Riskiest Subprime Auto Debt Buyers Shrug Off Lending Worries

(Bloomberg) -- Rising consumer debt and more loan defaults aren’t proving to be a problem for investors in the riskiest subprime-auto bonds, where spreads have tightened more than higher-rated securities.

Spreads on B rated notes, the lowest rated of recent subprime-auto ABS, contracted by 68 basis points from April to June compared with 20 basis points for BB- rated bonds, the next higher rating grade, while AAA notes didn’t tighten at all, according to data provider Intercontinental Exchange (ICE) Data Services. This has helped junk-rated subprime-auto securities to outperform investment-grade asset-backed bonds in both the primary and secondary market, the data show.

“The trend has generally been tighter spreads, especially for the non-investment grade tranches,” said David Varano, director of market research and strategy at ICE, on a telephone interview. “In several new issuances recently, single Bs and BBs came through price talk. This is a positive signal, in terms of demand.”

Riskiest Subprime Auto Debt Buyers Shrug Off Lending Worries

(Source: ICE Data Services, data shown runs April to May.)

“We think this emerging trend highlights just how much risk some investors are willing to take in the current environment,” Kroll analysts wrote in their midyear outlook report. These deeply subordinated tranches have “little in the way of credit protection,” and yet they are pricing tighter and tighter, they wrote.

Debt has been rising in many areas of consumer lending, such as credit cards, student loans as well as auto loans, and this “aggressive growth” in unsecured lending “is particularly alarming as competition intensifies and new lenders flood the space,” analysts at Fitch Ratings wrote in a June 28 report. However, autos’ residual values may be helped by slowing sales while lenders are applying stricter credit standards, the analysts wrote.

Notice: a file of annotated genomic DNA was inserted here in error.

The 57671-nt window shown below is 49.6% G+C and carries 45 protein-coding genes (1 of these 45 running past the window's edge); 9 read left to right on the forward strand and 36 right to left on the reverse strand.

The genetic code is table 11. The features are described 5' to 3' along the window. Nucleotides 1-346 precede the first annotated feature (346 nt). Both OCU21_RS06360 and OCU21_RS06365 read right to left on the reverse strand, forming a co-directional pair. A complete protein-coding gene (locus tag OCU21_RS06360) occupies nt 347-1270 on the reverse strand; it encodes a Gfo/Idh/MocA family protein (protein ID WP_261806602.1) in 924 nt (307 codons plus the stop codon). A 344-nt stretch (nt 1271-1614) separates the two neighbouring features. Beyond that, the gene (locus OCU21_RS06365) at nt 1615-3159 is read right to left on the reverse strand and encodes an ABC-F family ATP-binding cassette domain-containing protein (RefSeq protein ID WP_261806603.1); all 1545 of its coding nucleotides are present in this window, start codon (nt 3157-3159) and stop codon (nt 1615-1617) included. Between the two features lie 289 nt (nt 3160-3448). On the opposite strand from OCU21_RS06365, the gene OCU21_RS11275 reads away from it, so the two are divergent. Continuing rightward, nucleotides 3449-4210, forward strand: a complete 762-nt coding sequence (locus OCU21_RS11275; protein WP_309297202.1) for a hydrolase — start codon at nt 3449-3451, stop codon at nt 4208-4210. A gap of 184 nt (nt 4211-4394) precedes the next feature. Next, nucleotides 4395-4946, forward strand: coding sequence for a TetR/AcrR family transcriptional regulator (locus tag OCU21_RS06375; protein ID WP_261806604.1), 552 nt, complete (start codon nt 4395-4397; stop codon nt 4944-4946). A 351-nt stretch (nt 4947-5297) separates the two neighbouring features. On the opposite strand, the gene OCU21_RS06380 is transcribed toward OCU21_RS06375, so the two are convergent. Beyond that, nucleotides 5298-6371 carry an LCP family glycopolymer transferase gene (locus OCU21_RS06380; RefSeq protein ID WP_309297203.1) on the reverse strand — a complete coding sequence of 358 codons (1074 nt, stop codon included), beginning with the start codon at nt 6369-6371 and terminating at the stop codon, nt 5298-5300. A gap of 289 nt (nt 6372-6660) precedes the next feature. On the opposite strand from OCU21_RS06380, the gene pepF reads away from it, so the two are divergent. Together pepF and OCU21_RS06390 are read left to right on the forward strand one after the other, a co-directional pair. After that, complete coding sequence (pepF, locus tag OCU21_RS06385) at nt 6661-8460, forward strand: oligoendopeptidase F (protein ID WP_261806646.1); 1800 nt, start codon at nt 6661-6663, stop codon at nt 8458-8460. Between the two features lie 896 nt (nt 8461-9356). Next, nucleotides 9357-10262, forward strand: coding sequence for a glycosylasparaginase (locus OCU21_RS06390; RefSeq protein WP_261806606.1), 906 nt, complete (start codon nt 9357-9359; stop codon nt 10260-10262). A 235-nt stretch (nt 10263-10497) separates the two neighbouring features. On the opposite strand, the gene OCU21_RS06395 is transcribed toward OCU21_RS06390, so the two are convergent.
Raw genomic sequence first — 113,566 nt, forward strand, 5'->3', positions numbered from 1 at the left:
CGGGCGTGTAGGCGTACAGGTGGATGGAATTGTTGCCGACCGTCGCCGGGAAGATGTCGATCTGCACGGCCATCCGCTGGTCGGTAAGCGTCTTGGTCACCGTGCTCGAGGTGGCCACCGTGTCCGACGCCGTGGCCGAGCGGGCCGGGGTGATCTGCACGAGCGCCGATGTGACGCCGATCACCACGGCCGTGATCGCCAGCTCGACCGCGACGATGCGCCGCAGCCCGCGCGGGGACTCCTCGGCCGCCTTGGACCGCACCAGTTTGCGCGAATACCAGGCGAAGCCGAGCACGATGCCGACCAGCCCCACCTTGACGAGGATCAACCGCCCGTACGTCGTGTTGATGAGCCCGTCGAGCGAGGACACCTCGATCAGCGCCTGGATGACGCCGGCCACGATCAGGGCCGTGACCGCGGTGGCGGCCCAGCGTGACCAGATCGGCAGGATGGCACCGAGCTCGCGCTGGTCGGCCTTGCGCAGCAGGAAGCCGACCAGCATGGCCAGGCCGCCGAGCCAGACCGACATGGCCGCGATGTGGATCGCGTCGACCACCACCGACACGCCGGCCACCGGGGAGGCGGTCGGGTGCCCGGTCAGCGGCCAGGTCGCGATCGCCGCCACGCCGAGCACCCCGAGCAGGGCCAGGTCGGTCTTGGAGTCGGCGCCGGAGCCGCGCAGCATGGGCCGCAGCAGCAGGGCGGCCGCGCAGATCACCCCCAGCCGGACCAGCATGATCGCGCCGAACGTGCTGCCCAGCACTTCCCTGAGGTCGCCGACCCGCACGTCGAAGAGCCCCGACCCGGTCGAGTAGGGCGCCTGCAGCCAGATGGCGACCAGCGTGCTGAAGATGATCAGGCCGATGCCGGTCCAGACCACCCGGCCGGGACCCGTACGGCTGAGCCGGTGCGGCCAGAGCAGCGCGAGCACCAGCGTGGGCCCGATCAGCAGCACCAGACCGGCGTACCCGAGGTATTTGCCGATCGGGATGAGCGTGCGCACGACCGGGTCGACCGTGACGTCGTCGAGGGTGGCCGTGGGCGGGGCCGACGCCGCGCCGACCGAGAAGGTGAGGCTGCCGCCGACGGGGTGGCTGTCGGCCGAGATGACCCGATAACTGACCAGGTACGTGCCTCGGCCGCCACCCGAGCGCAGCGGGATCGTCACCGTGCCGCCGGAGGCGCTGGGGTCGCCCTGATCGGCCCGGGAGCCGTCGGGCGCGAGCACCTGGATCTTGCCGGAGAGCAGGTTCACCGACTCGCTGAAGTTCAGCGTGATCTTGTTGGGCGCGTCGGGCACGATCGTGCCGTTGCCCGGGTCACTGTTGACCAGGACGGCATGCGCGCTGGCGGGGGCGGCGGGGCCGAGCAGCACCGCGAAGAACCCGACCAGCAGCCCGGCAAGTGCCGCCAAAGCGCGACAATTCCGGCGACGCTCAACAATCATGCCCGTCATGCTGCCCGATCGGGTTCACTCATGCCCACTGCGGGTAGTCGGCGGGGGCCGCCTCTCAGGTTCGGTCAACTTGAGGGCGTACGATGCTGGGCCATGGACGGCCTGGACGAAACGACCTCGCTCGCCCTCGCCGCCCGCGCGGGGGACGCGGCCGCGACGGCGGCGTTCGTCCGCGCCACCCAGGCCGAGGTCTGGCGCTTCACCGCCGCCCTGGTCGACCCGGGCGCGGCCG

Subprime issuer Exeter Finance is currently marketing an auto bond to investors that includes a small B rated tranche, and in June, American Credit Acceptance also sold a single-B slice of its deal, which tightened at pricing on strong investor demand.

This will be Exeter’s first time issuing a tranche rated as low as B in one of its subprime-auto securitizations, according to data compiled by Bloomberg. In the past, the company’s ABS has only been rated down to BB.

Price guidance levels for the current deal, released yesterday, show that a B rated tranche is expected to price at 350 to 365 basis points over a benchmark -- which may be a tighter spread than where a higher-rated BB tranche for a similar Exeter deal from last September ended up pricing.

Issuance volumes are relatively small but growing, with $197 million of B rated subprime-auto bonds in the first half of the year, compared with nothing last year, according to Kroll Bond Ratings. The annual average has been just $20 million since the financial crisis, Barclays analyst Alin Florea wrote in a June research note.

Delinquency rates for subprime auto loans more than 60 days past due have been gradually rising since 2011, according to Fitch Ratings, reaching a peak in February of 5.8 percent, its highest level since 1996. The rate has since fallen to about 4.08%.

Investors may continue to take increased credit risk in lower-rated asset-backed bonds during the second half of the year in order to pick up incremental yield, although only modest spread-tightening upside remains, Wells Fargo analysts wrote in a June 27 report. They said investors should be selective when adding subordinated bonds, sticking to only “best-in-class” issuers due to “potential valuation risks” and risk of spread volatility.

For issuers, selling lower-rated bonds may be a faster way to monetize their loan portfolios, helping them guard against uncertainty further in the future.

“I view the increased issuance of lower-rated tranches as an option exercised by issuers to increase the up-front monetization of their securitization,” said Jason Merrill, a structured finance analyst at Penn Mutual Asset Management. “If issuers and first-loss piece holders are increasingly opting for more up-front monetization via more single B tranches, and so forth, then I think it speaks to their view that perhaps there is increasing uncertainty regarding those future cash flows.”

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